Posted by Joshua on Friday, February 18th, 2011
According to the blog Syria News Wire, a demonstration in Damascus, the Syrian capital, on Thursday, caught on video posted on YouTube, was not part of a wave of antigovernment unrest sweeping the Arab world.
The blog, which is written from Damascus and London, explains the video this way:
An unprecedented scene in Syria this morning as an estimated 1500 people took to the streets in a spontaneous protest.
They were angry that the son of a shop owner had been allegedly beaten by a traffic police officer. So they went on to the streets at Hariqa, just south of Souq Al-Hamidiyah in Damascus. From the video, it seems as if the protest spread down to the western end of Medhat Pasha.
They chant “the Syrian people will not be humiliated”, interspersed with, “shame, shame” and “with our soul, with our blood, we sacrifice for you Bashar”. That’s a very Syrian way of saying they were furious at the police, not the president. Also, note there was no chanting of “the people want the fall of the regime” (the words used in Tunisia and Egypt, and now in Yemen and Bahrain).
At the start of the video, almost every person in is holding up a mobile phone. With mobile phone video cameras plus Twitter and blogs to distribute the footage, public servants face a degree of accountability that they have never faced before.
In a surreal moment, the Minister of the Interior arrives and asks the crowd why they are demonstrating. He has now promised an investigation.
Another Syrian blogger, a student in Aleppo who writes on Twitter as Seleucid, called the video of the protest “proof that the Syrians can do it as much as anybody, they just don’t want to.”
This video and commentary from the Syrian blogosphere comes just three days after a teenage blogger, brought into court chained and blindfolded, was sentenced to five years in jail by a court in Syria. As Reuters reported, the blogger, “Tal al-Molouhi, a high school student who has been under arrest since 2009 and is now 19, had written articles saying she yearned for a role in shaping the future of Syria and supporting the Palestinian cause. Lawyers said the judge gave no evidence or details as to why she had been charged.”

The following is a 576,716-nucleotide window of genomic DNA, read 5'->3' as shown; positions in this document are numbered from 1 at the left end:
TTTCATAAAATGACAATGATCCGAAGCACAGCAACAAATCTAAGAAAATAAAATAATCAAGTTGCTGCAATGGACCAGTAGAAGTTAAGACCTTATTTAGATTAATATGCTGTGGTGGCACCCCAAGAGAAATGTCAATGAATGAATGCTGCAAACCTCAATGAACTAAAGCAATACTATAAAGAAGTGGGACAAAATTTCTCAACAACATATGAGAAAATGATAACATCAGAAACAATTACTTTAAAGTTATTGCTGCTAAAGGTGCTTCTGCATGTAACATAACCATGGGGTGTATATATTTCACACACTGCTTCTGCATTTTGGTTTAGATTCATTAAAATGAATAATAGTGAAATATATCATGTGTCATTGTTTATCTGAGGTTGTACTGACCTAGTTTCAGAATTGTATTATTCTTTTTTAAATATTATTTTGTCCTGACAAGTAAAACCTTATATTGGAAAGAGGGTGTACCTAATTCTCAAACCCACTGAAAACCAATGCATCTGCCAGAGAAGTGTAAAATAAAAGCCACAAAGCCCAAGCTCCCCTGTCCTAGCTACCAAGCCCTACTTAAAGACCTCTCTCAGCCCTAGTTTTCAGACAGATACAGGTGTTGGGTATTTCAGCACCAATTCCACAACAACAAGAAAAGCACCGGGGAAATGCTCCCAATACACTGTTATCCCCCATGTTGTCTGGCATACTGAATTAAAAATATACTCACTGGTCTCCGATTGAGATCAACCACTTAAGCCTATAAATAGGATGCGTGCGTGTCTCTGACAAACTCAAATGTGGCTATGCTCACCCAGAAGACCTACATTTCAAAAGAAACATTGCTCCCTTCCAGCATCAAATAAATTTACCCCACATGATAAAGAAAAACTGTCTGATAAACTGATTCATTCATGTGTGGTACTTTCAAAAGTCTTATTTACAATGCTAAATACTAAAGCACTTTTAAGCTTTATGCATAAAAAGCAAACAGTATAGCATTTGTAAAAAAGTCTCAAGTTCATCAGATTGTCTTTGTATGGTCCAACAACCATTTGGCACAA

Letter From Herzliya, Neocon Woodstock
February 14, 2011
…As a result of the revolution in Egypt, a key theme that emerged at the conference was hostility to Arab democracy and the assumption that it would bring only chaos and danger for Israel—a mantra that also exposed a division between Israeli neoconservatives and some of their American comrades. “In the Arab world, there is no room for democracy,” Israeli Major General Amos Gilead told a nodding audience. “This is the truth. We prefer stability.” Former Israeli Ambassador to the US Zalman Shoval scoffed that George W. Bush’s freedom agenda’s “principle accomplishment seems to be the victory of Hamas in Gaza.” Boaz Ganor, the executive director of the IDC’s International Institute for Counter-Terrorism, warned, “When these people [Arabs] vote, they are voting for what Coca-Cola calls the real thing and that is fundamentalism.” Shmuel Bar, Director of Studies at the IDC’s Institute of Policy and Strategy, declared that the US had “become an agent of revolutionary change in the Middle East, at the expense of stability.”
In opening remarks to a late-addition panel on “Stability vs. Democracy,” progressive analyst Brian Katulis—one of a handful of non-conservatives invited to participate in the conference—declared the panel’s title false choice. Calling America’s “continuing addiction to dictators” part of “a cold war hangover,” Katulis stressed the regional trends driving events in Egypt—massive unemployment, millions of disillusioned youth—and suggested that Israel and the United States would be wise to anticipate them. “There’s a delusion that we can prevent these trends,” said Katulis. “And we’ll probably hear some of these delusions on this panel.”
As if to immediately make Katulis’s point for him, Martin Kramer of Israel’s conservative Shalem Center began by mocking the Obama administration’s repeated assertions that the regional “status quo is unsustainable,” suggesting that it should be taken as the administration’s motto. “In Israel, we are for the status quo,” Kramer said. “Not only do we believe the status quo is sustainable, we think it’s the job of the US to sustain it.”
Responding to Kramer’s remark afterward, Israeli analyst Meir Javedanfar said, “The first stage after a divorce or death is denial. This is followed by anger, then bargaining, depression and acceptance.” Kramer “is still in the denial stage. His statement shows that he still has not realized that the relationship with Egypt is over.”
But however much in denial, Kramer’s and Bar’s comments get at something real among conservative Israeli foreign policy elite: a sense that America, under both Bush and Obama, has failed to apply its power correctly in the region. This inability to achieve certain goals has consequently led to a perception of American decline (never mind that the refusal of allies like Netanyahu to honor American requests contributes to that perception). Many also voiced concerns that Obama’s treatment of Mubarak would cause other US client states to question America’s commitments.
“Obama is perceived, in a moment of truth, to have abandoned an ally,” said Brig. Gen. Michael Herzog, now a senior fellow at the Jewish People Policy Institute. “It’s unfair, but that’s the perception.” Herzog also doesn’t characterize Israeli views on democracy as harshly as some others. “Many, if not most, Israelis would lean at this point towards stability” rather than democracy, Herzog said, “not because they don’t want to see democracy around them—they do—but because they are highly skeptical whether the upheaval in Egypt will lead to real democracy in the foreseeable future.” And many Israelis are deeply concerned over potential negative developments in the meantime….